It's hard to think of a more establishment figure - particularly close to the Bush family, for example. He is also well-versed in intelligence and policy. He was chair of the Senate Intelligence Committee from 1987 to 1993. And when he was sent to be briefed at Langley in February on the torture program set up by Dick Cheney, he said that:

[A]ttending the briefings was "one of the most deeply disturbing experiences I have had" and that "I wanted to take a bath when I heard it. I was ashamed of it." He said he concluded that "fear was used to justify the use of techniques that violate our values and weaken our intelligence" and that the agency did not prove those methods "are particularly effective at getting the truth."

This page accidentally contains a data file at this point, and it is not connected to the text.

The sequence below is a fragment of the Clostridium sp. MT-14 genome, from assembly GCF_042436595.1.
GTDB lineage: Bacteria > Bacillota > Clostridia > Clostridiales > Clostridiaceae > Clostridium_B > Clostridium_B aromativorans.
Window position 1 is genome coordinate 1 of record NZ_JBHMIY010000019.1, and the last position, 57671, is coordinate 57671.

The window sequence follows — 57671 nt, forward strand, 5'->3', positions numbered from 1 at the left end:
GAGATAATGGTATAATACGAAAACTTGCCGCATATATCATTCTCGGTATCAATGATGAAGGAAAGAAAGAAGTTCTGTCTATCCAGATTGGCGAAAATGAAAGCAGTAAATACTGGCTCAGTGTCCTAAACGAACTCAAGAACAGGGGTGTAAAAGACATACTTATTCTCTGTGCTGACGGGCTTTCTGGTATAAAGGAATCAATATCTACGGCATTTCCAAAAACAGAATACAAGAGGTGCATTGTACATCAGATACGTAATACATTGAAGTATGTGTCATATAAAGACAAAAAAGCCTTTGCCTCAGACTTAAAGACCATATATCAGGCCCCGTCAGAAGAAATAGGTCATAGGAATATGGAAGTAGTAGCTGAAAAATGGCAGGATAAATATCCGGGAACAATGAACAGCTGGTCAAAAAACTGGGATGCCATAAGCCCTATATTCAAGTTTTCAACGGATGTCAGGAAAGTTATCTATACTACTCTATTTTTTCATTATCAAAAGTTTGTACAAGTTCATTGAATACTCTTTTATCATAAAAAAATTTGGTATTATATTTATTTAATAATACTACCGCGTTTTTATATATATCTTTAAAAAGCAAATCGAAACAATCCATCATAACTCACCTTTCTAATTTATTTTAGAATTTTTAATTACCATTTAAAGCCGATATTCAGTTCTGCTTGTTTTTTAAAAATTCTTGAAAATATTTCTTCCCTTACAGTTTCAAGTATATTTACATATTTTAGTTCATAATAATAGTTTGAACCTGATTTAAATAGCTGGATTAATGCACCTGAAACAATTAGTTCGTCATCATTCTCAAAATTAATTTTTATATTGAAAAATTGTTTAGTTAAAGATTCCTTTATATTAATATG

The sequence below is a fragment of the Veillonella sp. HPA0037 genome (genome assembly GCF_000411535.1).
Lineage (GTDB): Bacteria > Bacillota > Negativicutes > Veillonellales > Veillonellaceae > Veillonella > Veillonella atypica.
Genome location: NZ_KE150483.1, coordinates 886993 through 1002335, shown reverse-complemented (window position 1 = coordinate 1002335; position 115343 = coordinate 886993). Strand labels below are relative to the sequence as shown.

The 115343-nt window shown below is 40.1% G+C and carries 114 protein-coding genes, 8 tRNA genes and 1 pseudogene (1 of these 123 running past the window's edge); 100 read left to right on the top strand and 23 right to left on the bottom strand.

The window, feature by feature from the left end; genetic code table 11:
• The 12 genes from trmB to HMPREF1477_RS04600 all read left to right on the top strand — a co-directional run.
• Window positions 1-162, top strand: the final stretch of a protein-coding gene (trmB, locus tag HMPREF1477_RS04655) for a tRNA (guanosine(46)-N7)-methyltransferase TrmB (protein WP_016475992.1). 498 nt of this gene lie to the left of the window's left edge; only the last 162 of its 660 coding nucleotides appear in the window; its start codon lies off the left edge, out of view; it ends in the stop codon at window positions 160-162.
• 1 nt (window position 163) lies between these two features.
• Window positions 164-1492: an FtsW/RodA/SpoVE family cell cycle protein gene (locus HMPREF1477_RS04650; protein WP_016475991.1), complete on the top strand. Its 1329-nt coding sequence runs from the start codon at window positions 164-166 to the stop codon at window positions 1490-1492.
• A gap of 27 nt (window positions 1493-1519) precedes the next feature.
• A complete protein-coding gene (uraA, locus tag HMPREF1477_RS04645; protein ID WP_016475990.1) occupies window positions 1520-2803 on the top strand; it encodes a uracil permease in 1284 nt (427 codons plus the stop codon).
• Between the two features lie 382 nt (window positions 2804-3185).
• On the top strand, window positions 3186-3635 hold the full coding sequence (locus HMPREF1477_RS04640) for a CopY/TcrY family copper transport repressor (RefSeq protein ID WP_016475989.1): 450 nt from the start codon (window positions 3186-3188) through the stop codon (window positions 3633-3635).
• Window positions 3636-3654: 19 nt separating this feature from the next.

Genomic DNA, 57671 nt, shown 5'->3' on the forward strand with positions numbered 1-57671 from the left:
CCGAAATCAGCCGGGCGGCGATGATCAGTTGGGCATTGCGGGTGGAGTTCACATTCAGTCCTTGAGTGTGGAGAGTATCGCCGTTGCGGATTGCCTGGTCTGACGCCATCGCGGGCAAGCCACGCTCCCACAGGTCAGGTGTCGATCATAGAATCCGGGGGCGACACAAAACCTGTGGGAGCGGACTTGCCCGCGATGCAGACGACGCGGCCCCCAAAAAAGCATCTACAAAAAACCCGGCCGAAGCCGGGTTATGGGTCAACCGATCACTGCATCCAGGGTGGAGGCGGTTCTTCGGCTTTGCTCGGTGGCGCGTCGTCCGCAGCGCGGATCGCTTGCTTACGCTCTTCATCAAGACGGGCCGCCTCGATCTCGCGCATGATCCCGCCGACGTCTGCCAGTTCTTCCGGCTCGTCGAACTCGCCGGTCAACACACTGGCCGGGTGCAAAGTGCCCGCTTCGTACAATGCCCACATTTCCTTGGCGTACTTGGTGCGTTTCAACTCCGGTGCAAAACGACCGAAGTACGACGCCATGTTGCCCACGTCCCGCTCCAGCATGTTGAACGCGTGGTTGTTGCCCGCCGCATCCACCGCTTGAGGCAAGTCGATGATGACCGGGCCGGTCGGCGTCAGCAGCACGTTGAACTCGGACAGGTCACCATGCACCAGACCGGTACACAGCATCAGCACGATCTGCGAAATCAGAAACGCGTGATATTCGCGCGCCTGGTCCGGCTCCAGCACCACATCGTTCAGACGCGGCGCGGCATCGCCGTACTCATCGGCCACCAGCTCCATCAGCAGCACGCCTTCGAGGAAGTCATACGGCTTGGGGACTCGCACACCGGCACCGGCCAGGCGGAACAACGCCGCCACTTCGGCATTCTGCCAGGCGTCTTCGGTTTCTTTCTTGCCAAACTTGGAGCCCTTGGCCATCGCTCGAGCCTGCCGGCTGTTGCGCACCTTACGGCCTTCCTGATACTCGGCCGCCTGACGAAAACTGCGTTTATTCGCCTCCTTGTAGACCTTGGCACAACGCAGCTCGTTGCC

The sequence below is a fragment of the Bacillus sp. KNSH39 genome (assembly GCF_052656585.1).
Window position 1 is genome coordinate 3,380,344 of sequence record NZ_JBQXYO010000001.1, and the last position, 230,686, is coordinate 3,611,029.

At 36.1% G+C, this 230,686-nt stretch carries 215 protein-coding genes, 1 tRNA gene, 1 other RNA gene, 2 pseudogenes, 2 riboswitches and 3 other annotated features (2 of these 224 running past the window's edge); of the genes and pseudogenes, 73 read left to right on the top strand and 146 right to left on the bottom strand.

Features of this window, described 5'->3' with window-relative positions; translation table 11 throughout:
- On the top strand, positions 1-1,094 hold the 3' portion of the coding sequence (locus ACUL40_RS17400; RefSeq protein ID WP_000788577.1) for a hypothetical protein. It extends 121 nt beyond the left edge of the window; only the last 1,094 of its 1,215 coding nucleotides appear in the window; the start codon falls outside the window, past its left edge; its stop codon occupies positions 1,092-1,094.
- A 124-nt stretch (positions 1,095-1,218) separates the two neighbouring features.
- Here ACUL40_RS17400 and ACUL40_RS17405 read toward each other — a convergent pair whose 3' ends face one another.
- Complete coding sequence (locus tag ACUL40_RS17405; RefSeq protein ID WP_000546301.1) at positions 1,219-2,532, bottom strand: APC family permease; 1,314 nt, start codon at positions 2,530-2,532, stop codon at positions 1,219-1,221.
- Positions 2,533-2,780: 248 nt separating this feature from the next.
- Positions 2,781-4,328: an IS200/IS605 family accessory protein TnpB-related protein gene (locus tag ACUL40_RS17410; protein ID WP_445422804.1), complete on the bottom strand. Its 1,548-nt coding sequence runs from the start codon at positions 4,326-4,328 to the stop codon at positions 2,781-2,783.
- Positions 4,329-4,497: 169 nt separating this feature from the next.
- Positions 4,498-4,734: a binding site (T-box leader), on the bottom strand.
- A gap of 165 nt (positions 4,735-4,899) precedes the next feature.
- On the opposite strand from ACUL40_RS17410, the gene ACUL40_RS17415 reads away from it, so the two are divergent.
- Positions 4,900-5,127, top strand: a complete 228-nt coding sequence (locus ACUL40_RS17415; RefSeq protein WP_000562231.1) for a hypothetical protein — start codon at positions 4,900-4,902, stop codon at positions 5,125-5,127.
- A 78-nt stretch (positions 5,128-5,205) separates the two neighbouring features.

Is this debate still going to be refracted through the prism of right and left in the lazy MSM? Or are they even capable of telling right from wrong?

We want to hear what you think about this article. Submit a letter to the editor or write to letters@theatlantic.com.